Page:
Why Mature Writers Create Bestsellers

Some time ago, I read an article (2005) which stated that 50 was the perfect age to publish a book, if you wanted it to be a bestseller. “Unlike scientists or musicians, writers tend to mature with age,” said Bob Young, CEO of Lulu, the online publishing site. Why would that be?  Maybe it’s because people around that age finally have stories to write about. They lived their lives first. It is a known fact that most of what is written is drawn from personal experience: love and lost, passion about or absolute abhorrence towards someone or something.  As we sit to write, we have the ability to relive our experiences, give the characters new names and freely decide how the story will end. Not probable in reality.   

As a ghostwriter, most of my clients are mature writers who finally decided they are qualified to write about the topic they have passion for.  They may not know the ‘mechanics’ of grammar or sentence structure, but that is why I’m here. What’s most important is their calling to write – to share their knowledge and stories. Apparently, something happens at 50 (it could happen sooner, in my opinion).  It has to do with change: wanting something different and an inner voice that has a deep longing to be heard.  I wanted to be heard above the maddening noise and competitiveness that drives our society these days.  So, I’ve been writing with the goal of my books being published. Will they be bestsellers? Haven’t got a clue, but I can always dream and hope. Well… being 50+ will hopefully up the ante.

In the meantime, I’m helping others express their calling. Currently, I’m working on a book that is absolutely magical and transformational. I’ve signed a Confidentiality Agreement with my client, but I can say it is about Love in its most purest and profound form.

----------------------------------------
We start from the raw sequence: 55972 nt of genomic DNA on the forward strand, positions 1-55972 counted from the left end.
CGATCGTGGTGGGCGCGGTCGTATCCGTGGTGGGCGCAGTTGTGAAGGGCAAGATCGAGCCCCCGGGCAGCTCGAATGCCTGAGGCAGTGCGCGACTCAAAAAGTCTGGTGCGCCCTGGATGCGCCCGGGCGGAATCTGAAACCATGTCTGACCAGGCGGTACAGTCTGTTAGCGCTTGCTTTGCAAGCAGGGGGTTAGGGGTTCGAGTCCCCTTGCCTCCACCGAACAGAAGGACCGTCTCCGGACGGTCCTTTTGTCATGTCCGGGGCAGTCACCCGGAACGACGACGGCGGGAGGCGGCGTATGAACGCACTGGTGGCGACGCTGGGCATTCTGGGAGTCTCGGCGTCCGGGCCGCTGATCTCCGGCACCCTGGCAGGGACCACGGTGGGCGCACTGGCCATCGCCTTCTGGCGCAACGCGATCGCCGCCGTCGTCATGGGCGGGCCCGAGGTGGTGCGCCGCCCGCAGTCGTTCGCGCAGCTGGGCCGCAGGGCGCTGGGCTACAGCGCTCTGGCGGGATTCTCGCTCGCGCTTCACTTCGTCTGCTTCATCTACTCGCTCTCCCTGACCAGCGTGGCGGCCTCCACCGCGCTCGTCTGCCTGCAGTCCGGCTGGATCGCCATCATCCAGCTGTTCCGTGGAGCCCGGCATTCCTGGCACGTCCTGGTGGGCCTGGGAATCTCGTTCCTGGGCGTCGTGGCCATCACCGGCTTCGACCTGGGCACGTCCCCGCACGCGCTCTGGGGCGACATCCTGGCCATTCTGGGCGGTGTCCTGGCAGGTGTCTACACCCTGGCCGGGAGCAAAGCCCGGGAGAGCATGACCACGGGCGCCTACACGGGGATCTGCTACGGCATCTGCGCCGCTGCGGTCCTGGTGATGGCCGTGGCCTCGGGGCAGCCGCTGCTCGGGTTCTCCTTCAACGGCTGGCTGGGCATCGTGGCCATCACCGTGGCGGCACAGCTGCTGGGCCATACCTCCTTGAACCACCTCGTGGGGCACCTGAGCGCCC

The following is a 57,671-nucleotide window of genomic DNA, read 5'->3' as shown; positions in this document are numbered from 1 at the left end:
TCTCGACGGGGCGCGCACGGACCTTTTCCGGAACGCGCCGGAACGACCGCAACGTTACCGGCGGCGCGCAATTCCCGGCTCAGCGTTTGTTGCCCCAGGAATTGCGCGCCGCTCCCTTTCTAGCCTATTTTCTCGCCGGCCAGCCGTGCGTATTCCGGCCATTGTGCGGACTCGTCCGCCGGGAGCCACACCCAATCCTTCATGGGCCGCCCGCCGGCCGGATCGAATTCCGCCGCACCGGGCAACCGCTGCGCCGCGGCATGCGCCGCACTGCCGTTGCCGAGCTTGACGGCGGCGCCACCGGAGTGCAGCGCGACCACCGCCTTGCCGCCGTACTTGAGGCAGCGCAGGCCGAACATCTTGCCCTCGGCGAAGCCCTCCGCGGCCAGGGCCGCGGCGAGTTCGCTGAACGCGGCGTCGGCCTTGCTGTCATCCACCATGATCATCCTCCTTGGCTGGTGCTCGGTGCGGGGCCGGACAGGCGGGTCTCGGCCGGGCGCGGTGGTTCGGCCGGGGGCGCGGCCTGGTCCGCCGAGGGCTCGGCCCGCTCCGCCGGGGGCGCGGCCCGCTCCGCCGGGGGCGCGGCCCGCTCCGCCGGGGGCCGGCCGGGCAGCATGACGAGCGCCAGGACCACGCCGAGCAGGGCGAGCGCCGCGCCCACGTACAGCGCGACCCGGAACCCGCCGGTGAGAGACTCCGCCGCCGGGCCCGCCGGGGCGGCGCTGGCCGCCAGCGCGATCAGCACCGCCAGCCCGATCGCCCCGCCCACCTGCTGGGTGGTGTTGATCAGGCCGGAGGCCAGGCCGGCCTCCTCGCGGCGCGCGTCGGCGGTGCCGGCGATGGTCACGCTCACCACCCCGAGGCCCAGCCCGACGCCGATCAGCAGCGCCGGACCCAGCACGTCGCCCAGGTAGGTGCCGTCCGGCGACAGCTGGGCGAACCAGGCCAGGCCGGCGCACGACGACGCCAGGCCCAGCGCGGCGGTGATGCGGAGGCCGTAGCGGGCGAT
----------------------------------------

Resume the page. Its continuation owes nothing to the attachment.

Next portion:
When the calling strikes to write, it doesn’t necessarily mean it will be easy.  There are numerous times I’ve had to coach clients through their resistance (fear) before they put anything on paper.  I’m always telling them to read; keep company with authors who have struggled with the craft. I surround myself with books that inspire me all the time. One of my reference books is Rollo May’s The Courage to Create.  In it he states, “Imagination is the fountainhead of human experience.” We are constantly imagining things and that is what determines the life we lead.  You’ve heard the term, “Thoughts become things?”

By the time we are 50, we become more retrospect – examining the choices we made or didn’t. The narrative we share is more likely a compilation of wounds, challenges, regrets, gratitude, perseverance, wisdom and love…on and on.  But does it need to be a bestseller? Not necessarily.  More than likely it serves the purpose of reflecting back to us a masterpiece of a life well lived or in need of reassembling.


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